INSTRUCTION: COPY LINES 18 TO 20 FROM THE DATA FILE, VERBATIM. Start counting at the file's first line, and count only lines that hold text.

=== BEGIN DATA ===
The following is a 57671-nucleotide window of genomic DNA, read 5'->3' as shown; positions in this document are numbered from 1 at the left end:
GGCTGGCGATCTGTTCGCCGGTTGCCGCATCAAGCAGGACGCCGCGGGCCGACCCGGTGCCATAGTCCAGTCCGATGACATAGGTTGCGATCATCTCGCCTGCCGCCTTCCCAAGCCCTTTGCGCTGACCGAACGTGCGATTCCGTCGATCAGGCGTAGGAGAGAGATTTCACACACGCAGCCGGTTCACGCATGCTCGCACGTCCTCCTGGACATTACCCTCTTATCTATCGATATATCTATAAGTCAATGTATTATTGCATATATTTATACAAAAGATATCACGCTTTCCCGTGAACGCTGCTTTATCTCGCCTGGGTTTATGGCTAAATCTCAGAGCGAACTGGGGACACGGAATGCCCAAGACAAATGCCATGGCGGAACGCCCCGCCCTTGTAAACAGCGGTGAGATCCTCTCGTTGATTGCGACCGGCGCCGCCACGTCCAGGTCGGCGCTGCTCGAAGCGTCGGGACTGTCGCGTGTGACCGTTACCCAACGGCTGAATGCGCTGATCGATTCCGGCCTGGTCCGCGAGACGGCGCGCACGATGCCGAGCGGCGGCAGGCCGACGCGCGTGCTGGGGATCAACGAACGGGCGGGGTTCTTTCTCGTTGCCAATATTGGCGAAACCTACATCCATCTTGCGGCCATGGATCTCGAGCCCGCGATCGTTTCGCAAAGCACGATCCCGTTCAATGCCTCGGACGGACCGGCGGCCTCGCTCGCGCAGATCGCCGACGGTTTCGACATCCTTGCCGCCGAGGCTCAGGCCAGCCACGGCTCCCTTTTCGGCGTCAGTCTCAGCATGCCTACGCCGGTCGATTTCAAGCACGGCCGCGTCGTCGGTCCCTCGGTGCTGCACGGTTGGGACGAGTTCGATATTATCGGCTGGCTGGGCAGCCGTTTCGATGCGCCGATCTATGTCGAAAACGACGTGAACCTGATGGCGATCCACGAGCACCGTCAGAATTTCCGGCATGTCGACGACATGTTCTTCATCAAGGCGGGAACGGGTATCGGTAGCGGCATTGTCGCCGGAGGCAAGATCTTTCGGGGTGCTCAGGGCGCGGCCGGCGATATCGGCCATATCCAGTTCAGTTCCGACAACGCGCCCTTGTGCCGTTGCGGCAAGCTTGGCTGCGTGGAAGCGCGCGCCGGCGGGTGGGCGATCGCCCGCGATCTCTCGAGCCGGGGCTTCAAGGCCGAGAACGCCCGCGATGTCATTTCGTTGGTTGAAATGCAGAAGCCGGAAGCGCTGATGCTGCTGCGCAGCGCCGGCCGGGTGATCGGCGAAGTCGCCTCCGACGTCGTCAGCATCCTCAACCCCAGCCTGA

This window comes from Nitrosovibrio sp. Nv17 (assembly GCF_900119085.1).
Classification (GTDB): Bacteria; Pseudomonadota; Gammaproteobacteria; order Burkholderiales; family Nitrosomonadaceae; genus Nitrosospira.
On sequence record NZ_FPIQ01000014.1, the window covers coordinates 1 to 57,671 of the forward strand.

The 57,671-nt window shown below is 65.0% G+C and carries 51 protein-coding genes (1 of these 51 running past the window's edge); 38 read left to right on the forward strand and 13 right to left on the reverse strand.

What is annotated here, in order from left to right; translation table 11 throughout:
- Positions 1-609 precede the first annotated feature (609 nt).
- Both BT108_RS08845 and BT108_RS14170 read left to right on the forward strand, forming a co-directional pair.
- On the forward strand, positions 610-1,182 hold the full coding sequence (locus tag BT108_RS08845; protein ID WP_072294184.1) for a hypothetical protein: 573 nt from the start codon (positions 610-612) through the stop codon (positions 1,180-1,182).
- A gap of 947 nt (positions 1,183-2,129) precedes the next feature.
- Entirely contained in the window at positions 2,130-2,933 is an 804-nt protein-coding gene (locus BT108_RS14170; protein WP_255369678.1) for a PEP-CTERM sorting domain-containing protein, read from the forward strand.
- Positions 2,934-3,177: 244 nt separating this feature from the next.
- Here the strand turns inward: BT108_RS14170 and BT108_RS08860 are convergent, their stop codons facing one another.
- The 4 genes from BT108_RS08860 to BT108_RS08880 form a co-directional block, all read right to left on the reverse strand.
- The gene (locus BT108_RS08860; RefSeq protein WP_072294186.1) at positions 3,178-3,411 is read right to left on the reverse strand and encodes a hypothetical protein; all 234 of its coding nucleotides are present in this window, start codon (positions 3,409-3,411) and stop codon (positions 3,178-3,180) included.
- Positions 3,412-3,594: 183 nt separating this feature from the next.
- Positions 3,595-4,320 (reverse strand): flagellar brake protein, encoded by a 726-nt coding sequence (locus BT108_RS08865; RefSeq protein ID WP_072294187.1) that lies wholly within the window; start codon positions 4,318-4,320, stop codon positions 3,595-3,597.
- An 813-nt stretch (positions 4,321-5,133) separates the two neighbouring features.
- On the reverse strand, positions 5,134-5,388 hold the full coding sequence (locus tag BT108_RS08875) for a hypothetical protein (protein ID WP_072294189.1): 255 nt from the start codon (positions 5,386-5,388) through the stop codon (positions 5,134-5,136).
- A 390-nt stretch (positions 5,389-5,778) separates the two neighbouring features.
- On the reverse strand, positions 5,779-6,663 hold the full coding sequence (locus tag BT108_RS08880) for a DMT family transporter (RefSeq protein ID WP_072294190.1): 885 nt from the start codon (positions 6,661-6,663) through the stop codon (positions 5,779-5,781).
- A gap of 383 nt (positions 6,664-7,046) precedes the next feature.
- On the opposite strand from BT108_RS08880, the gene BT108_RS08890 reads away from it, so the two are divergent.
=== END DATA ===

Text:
- Positions 3,595-4,320 (reverse strand): flagellar brake protein, encoded by a 726-nt coding sequence (locus BT108_RS08865; RefSeq protein ID WP_072294187.1) that lies wholly within the window; start codon positions 4,318-4,320, stop codon positions 3,595-3,597.
- An 813-nt stretch (positions 4,321-5,133) separates the two neighbouring features.
- On the reverse strand, positions 5,134-5,388 hold the full coding sequence (locus tag BT108_RS08875) for a hypothetical protein (protein ID WP_072294189.1): 255 nt from the start codon (positions 5,386-5,388) through the stop codon (positions 5,134-5,136).